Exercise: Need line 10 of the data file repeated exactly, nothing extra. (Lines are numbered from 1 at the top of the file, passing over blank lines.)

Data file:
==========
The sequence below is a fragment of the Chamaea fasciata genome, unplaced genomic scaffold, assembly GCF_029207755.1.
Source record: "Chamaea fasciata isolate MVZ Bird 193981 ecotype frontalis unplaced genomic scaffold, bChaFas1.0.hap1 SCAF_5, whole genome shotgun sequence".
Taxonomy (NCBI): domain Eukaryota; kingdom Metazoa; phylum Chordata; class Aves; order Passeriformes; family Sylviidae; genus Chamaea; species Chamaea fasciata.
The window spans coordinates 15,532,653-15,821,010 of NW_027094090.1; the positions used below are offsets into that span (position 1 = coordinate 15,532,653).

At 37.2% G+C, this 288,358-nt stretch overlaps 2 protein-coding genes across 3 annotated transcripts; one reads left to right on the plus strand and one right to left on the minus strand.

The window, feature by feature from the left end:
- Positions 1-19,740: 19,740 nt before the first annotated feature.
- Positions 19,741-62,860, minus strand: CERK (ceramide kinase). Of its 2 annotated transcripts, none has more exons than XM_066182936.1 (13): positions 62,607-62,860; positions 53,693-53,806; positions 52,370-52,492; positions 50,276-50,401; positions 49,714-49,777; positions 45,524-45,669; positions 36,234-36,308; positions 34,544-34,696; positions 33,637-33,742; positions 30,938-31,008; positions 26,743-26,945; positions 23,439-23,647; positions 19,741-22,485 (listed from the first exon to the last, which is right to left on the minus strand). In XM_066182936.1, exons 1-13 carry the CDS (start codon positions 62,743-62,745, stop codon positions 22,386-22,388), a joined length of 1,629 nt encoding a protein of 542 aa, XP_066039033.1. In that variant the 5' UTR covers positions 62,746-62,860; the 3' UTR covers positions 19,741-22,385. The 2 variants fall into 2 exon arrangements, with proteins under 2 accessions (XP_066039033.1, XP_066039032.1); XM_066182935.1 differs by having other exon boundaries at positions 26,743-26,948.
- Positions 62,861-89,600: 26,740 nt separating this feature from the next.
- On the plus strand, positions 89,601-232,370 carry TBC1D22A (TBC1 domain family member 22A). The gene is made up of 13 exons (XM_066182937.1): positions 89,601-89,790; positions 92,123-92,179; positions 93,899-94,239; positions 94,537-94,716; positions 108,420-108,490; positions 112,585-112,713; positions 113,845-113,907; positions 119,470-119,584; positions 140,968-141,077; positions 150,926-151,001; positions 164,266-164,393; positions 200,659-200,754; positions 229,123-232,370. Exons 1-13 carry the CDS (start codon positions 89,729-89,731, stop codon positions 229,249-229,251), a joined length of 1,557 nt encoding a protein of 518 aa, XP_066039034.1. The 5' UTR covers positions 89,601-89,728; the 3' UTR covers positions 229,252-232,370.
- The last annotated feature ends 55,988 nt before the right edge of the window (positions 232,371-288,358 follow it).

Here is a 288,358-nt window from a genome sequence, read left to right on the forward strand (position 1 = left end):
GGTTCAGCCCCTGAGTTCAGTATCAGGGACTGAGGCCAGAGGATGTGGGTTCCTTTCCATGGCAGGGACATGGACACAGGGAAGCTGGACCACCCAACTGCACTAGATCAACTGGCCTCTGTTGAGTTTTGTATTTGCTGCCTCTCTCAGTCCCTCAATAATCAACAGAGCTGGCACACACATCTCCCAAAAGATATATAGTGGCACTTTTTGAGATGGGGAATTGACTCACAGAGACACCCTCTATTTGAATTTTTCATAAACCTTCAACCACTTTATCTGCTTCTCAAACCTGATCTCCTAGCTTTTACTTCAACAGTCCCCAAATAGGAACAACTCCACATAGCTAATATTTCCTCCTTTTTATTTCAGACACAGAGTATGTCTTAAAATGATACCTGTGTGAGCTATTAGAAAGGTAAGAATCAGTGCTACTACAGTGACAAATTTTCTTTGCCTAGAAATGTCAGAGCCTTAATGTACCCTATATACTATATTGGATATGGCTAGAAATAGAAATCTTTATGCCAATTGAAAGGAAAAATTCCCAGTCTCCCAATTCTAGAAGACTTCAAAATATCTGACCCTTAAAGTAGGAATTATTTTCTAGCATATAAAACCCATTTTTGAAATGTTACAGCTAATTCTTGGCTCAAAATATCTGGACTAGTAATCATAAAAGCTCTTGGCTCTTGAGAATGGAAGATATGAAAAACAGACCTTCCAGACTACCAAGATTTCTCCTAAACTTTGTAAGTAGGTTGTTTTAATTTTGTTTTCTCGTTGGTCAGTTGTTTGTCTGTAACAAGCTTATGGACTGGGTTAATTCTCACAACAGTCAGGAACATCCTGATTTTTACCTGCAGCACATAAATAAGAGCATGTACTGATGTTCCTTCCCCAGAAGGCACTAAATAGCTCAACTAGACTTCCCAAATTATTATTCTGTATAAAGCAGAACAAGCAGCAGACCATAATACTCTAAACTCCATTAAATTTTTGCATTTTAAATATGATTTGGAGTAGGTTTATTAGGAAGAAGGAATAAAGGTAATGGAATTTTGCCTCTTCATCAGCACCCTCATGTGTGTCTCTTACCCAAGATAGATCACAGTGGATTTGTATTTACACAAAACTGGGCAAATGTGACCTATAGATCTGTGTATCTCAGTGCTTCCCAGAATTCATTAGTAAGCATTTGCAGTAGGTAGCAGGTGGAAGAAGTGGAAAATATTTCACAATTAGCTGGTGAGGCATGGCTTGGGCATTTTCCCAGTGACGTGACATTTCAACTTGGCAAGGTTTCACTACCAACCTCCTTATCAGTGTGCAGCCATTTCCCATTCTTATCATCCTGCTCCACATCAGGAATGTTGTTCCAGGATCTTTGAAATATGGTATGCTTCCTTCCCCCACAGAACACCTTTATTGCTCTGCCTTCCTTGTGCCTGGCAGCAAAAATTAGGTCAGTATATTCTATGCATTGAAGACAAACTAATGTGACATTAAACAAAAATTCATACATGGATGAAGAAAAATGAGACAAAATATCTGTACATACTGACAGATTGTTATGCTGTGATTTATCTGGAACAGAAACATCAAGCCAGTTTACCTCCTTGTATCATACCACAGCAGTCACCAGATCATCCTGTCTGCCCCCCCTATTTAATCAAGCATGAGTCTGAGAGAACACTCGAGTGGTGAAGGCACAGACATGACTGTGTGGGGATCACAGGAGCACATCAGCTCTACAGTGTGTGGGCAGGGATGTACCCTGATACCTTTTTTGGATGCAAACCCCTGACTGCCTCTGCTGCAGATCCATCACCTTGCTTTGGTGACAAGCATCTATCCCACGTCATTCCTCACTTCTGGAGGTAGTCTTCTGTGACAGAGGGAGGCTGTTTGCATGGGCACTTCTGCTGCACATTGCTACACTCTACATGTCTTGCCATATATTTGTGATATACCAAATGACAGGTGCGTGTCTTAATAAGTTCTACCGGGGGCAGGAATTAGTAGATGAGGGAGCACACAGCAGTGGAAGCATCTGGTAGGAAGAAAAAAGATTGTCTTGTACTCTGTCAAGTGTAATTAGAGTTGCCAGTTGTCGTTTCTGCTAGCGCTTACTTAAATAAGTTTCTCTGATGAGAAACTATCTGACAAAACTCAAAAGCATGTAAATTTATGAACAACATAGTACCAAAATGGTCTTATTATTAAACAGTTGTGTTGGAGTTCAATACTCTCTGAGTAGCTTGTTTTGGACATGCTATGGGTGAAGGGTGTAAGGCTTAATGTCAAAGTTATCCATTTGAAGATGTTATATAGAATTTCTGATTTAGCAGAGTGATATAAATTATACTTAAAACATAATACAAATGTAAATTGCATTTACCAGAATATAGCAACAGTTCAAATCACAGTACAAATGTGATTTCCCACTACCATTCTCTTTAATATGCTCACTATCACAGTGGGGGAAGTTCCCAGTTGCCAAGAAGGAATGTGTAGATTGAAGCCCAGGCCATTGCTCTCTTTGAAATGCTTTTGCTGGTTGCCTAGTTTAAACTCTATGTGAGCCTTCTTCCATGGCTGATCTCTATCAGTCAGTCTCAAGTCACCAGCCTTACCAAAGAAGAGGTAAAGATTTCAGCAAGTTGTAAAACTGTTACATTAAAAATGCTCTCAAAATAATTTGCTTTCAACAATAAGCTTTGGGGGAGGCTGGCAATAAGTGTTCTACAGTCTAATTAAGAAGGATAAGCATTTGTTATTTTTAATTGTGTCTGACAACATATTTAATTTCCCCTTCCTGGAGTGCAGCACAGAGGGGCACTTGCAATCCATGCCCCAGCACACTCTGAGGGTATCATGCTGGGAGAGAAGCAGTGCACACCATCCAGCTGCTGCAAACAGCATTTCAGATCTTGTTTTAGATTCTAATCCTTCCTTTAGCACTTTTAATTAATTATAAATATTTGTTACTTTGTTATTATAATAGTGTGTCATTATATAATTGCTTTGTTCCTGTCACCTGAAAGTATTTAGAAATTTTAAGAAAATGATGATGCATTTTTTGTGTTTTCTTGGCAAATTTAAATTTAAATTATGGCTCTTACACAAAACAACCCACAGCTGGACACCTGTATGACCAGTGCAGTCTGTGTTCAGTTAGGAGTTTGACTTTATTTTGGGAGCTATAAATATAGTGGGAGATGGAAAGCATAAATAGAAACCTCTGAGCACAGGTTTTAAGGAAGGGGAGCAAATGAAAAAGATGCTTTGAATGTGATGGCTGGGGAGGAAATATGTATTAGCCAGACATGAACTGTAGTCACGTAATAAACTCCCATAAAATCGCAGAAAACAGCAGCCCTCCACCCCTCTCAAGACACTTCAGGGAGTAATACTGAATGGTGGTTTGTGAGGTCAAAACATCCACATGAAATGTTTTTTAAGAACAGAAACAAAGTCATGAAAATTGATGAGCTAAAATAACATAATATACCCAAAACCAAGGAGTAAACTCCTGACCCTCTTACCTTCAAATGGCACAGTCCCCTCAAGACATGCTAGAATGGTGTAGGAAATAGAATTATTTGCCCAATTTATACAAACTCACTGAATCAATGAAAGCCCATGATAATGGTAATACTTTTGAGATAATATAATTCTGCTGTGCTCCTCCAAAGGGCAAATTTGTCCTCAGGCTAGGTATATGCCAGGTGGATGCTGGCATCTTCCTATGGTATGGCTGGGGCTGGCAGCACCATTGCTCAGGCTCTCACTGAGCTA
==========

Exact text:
- On the plus strand, positions 89,601-232,370 carry TBC1D22A (TBC1 domain family member 22A). The gene is made up of 13 exons (XM_066182937.1): positions 89,601-89,790; positions 92,123-92,179; positions 93,899-94,239; positions 94,537-94,716; positions 108,420-108,490; positions 112,585-112,713; positions 113,845-113,907; positions 119,470-119,584; positions 140,968-141,077; positions 150,926-151,001; positions 164,266-164,393; positions 200,659-200,754; positions 229,123-232,370. Exons 1-13 carry the CDS (start codon positions 89,729-89,731, stop codon positions 229,249-229,251), a joined length of 1,557 nt encoding a protein of 518 aa, XP_066039034.1. The 5' UTR covers positions 89,601-89,728; the 3' UTR covers positions 229,252-232,370.